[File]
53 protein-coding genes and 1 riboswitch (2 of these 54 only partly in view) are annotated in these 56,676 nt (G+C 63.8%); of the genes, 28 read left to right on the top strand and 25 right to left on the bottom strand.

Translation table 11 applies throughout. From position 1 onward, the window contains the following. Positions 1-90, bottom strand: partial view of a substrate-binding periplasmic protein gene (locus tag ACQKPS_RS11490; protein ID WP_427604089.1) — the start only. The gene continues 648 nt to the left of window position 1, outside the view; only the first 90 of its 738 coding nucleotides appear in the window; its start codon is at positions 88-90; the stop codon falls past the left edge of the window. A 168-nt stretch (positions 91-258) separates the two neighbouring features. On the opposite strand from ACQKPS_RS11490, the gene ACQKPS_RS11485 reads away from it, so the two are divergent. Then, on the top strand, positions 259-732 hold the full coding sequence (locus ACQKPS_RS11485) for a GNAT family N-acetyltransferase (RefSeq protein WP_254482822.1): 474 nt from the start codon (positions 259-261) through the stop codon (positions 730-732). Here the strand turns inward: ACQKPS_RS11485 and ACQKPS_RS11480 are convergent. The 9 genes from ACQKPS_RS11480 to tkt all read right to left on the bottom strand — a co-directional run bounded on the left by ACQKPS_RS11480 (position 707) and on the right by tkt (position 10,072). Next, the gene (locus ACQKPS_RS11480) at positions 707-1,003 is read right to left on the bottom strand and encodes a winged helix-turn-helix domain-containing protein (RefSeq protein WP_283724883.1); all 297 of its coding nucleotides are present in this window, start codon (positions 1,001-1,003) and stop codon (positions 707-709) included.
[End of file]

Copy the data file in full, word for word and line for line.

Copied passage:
53 protein-coding genes and 1 riboswitch (2 of these 54 only partly in view) are annotated in these 56,676 nt (G+C 63.8%); of the genes, 28 read left to right on the top strand and 25 right to left on the bottom strand.

Translation table 11 applies throughout. From position 1 onward, the window contains the following. Positions 1-90, bottom strand: partial view of a substrate-binding periplasmic protein gene (locus tag ACQKPS_RS11490; protein ID WP_427604089.1) — the start only. The gene continues 648 nt to the left of window position 1, outside the view; only the first 90 of its 738 coding nucleotides appear in the window; its start codon is at positions 88-90; the stop codon falls past the left edge of the window. A 168-nt stretch (positions 91-258) separates the two neighbouring features. On the opposite strand from ACQKPS_RS11490, the gene ACQKPS_RS11485 reads away from it, so the two are divergent. Then, on the top strand, positions 259-732 hold the full coding sequence (locus ACQKPS_RS11485) for a GNAT family N-acetyltransferase (RefSeq protein WP_254482822.1): 474 nt from the start codon (positions 259-261) through the stop codon (positions 730-732). Here the strand turns inward: ACQKPS_RS11485 and ACQKPS_RS11480 are convergent. The 9 genes from ACQKPS_RS11480 to tkt all read right to left on the bottom strand — a co-directional run bounded on the left by ACQKPS_RS11480 (position 707) and on the right by tkt (position 10,072). Next, the gene (locus ACQKPS_RS11480) at positions 707-1,003 is read right to left on the bottom strand and encodes a winged helix-turn-helix domain-containing protein (RefSeq protein WP_283724883.1); all 297 of its coding nucleotides are present in this window, start codon (positions 1,001-1,003) and stop codon (positions 707-709) included.